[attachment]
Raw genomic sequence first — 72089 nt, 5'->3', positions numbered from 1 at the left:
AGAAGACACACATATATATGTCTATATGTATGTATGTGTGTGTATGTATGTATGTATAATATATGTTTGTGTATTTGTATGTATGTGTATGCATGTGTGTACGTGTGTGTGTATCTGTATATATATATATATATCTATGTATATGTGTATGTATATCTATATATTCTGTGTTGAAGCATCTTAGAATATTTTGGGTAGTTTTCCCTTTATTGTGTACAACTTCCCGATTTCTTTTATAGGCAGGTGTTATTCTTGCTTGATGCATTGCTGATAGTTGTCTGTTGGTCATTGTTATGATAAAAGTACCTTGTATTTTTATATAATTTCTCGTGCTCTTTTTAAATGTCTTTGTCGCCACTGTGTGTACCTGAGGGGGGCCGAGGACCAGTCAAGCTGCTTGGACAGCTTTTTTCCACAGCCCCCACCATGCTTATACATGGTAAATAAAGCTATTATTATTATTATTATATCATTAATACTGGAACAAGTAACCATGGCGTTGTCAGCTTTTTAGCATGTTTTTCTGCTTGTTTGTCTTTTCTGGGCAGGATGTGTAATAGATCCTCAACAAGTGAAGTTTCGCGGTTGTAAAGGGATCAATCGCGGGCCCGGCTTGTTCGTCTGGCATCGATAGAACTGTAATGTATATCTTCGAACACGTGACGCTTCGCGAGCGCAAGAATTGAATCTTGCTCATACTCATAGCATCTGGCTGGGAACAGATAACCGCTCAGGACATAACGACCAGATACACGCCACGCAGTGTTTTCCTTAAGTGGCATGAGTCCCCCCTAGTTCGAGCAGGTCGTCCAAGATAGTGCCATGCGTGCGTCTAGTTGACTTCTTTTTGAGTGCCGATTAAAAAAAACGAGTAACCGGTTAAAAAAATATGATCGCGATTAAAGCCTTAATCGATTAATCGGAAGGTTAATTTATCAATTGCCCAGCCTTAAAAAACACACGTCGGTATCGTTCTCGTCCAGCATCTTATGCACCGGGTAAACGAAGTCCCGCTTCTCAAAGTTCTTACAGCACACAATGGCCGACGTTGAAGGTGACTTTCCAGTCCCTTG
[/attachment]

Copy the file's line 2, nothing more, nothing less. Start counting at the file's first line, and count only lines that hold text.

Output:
AGAAGACACACATATATATGTCTATATGTATGTATGTGTGTGTATGTATGTATGTATAATATATGTTTGTGTATTTGTATGTATGTGTATGCATGTGTGTACGTGTGTGTGTATCTGTATATATATATATATATCTATGTATATGTGTATGTATATCTATATATTCTGTGTTGAAGCATCTTAGAATATTTTGGGTAGTTTTCCCTTTATTGTGTACAACTTCCCGATTTCTTTTATAGGCAGGTGTTATTCTTGCTTGATGCATTGCTGATAGTTGTCTGTTGGTCATTGTTATGATAAAAGTACCTTGTATTTTTATATAATTTCTCGTGCTCTTTTTAAATGTCTTTGTCGCCACTGTGTGTACCTGAGGGGGGCCGAGGACCAGTCAAGCTGCTTGGACAGCTTTTTTCCACAGCCCCCACCATGCTTATACATGGTAAATAAAGCTATTATTATTATTATTATATCATTAATACTGGAACAAGTAACCATGGCGTTGTCAGCTTTTTAGCATGTTTTTCTGCTTGTTTGTCTTTTCTGGGCAGGATGTGTAATAGATCCTCAACAAGTGAAGTTTCGCGGTTGTAAAGGGATCAATCGCGGGCCCGGCTTGTTCGTCTGGCATCGATAGAACTGTAATGTATATCTTCGAACACGTGACGCTTCGCGAGCGCAAGAATTGAATCTTGCTCATACTCATAGCATCTGGCTGGGAACAGATAACCGCTCAGGACATAACGACCAGATACACGCCACGCAGTGTTTTCCTTAAGTGGCATGAGTCCCCCCTAGTTCGAGCAGGTCGTCCAAGATAGTGCCATGCGTGCGTCTAGTTGACTTCTTTTTGAGTGCCGATTAAAAAAAACGAGTAACCGGTTAAAAAAATATGATCGCGATTAAAGCCTTAATCGATTAATCGGAAGGTTAATTTATCAATTGCCCAGCCTTAAAAAACACACGTCGGTATCGTTCTCGTCCAGCATCTTATGCACCGGGTAAACGAAGTCCCGCTTCTCAAAGTTCTTACAGCACACAATGGCCGACGTTGAAGGTGACTTTCCAGTCCCTTG